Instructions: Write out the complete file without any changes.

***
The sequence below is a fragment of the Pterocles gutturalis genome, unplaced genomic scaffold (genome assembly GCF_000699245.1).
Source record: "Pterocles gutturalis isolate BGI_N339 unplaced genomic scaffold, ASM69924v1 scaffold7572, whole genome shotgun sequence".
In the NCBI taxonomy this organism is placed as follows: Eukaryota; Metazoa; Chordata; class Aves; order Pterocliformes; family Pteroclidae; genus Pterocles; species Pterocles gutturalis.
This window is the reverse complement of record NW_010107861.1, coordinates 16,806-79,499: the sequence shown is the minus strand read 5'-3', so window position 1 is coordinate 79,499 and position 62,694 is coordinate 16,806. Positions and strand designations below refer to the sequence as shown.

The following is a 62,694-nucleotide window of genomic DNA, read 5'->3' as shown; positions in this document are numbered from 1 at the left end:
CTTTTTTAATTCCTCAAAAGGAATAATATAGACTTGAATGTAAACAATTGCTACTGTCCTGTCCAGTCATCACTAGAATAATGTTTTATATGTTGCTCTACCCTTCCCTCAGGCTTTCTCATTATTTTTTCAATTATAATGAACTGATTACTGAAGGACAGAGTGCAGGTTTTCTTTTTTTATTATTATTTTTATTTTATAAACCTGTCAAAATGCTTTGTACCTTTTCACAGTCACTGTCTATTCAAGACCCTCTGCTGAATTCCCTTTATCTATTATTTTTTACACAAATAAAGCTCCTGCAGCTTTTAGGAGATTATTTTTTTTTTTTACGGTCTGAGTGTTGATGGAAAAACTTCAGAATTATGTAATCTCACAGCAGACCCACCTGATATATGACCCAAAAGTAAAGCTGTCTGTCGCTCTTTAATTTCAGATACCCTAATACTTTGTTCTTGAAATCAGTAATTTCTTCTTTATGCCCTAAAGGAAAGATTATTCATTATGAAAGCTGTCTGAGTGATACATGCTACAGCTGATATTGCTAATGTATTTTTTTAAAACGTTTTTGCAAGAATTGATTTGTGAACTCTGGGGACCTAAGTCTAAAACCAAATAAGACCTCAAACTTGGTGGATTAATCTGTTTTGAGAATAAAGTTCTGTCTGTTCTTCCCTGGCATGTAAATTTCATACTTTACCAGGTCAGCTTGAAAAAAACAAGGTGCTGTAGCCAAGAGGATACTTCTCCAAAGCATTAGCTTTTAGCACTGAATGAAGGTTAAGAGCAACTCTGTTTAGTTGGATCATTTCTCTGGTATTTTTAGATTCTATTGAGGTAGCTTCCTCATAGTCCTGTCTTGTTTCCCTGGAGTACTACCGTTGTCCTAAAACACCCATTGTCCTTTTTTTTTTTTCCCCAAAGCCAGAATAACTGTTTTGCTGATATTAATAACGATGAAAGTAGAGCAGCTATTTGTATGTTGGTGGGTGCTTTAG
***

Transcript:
The sequence below is a fragment of the Pterocles gutturalis genome, unplaced genomic scaffold (genome assembly GCF_000699245.1).
Source record: "Pterocles gutturalis isolate BGI_N339 unplaced genomic scaffold, ASM69924v1 scaffold7572, whole genome shotgun sequence".
In the NCBI taxonomy this organism is placed as follows: Eukaryota; Metazoa; Chordata; class Aves; order Pterocliformes; family Pteroclidae; genus Pterocles; species Pterocles gutturalis.
This window is the reverse complement of record NW_010107861.1, coordinates 16,806-79,499: the sequence shown is the minus strand read 5'-3', so window position 1 is coordinate 79,499 and position 62,694 is coordinate 16,806. Positions and strand designations below refer to the sequence as shown.

The following is a 62,694-nucleotide window of genomic DNA, read 5'->3' as shown; positions in this document are numbered from 1 at the left end:
CTTTTTTAATTCCTCAAAAGGAATAATATAGACTTGAATGTAAACAATTGCTACTGTCCTGTCCAGTCATCACTAGAATAATGTTTTATATGTTGCTCTACCCTTCCCTCAGGCTTTCTCATTATTTTTTCAATTATAATGAACTGATTACTGAAGGACAGAGTGCAGGTTTTCTTTTTTTATTATTATTTTTATTTTATAAACCTGTCAAAATGCTTTGTACCTTTTCACAGTCACTGTCTATTCAAGACCCTCTGCTGAATTCCCTTTATCTATTATTTTTTACACAAATAAAGCTCCTGCAGCTTTTAGGAGATTATTTTTTTTTTTTACGGTCTGAGTGTTGATGGAAAAACTTCAGAATTATGTAATCTCACAGCAGACCCACCTGATATATGACCCAAAAGTAAAGCTGTCTGTCGCTCTTTAATTTCAGATACCCTAATACTTTGTTCTTGAAATCAGTAATTTCTTCTTTATGCCCTAAAGGAAAGATTATTCATTATGAAAGCTGTCTGAGTGATACATGCTACAGCTGATATTGCTAATGTATTTTTTTAAAACGTTTTTGCAAGAATTGATTTGTGAACTCTGGGGACCTAAGTCTAAAACCAAATAAGACCTCAAACTTGGTGGATTAATCTGTTTTGAGAATAAAGTTCTGTCTGTTCTTCCCTGGCATGTAAATTTCATACTTTACCAGGTCAGCTTGAAAAAAACAAGGTGCTGTAGCCAAGAGGATACTTCTCCAAAGCATTAGCTTTTAGCACTGAATGAAGGTTAAGAGCAACTCTGTTTAGTTGGATCATTTCTCTGGTATTTTTAGATTCTATTGAGGTAGCTTCCTCATAGTCCTGTCTTGTTTCCCTGGAGTACTACCGTTGTCCTAAAACACCCATTGTCCTTTTTTTTTTTTCCCCAAAGCCAGAATAACTGTTTTGCTGATATTAATAACGATGAAAGTAGAGCAGCTATTTGTATGTTGGTGGGTGCTTTAG